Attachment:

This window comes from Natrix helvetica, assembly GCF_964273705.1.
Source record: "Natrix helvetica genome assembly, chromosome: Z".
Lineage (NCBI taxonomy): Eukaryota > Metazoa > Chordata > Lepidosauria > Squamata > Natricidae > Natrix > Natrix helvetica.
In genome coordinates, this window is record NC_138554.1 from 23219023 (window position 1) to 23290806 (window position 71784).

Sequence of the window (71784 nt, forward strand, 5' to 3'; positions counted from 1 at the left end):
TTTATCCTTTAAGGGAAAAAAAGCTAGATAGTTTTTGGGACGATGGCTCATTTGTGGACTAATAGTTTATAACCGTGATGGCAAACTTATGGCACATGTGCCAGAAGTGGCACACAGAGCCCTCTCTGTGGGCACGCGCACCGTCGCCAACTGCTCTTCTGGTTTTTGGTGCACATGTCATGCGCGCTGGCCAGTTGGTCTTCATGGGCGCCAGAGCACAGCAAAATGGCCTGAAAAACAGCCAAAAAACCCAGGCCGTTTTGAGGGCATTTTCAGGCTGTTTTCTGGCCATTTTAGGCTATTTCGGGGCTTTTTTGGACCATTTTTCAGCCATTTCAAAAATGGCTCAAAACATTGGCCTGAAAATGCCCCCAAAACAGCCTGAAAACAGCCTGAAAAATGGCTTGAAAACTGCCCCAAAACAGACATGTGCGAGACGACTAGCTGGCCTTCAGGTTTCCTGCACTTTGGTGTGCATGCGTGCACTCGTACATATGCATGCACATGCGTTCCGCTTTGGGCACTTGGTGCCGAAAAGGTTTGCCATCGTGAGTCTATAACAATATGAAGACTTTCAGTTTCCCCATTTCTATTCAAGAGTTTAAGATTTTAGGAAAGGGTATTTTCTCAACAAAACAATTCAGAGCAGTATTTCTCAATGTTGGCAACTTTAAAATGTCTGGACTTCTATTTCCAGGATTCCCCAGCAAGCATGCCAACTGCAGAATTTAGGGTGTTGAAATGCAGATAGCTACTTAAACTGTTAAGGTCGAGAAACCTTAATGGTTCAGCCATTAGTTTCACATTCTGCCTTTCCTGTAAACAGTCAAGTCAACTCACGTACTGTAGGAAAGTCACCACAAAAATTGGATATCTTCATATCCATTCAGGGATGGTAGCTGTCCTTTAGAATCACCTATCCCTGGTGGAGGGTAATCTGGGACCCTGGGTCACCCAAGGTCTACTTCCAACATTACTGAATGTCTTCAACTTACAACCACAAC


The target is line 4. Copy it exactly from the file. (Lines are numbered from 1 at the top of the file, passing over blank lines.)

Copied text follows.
In genome coordinates, this window is record NC_138554.1 from 23219023 (window position 1) to 23290806 (window position 71784).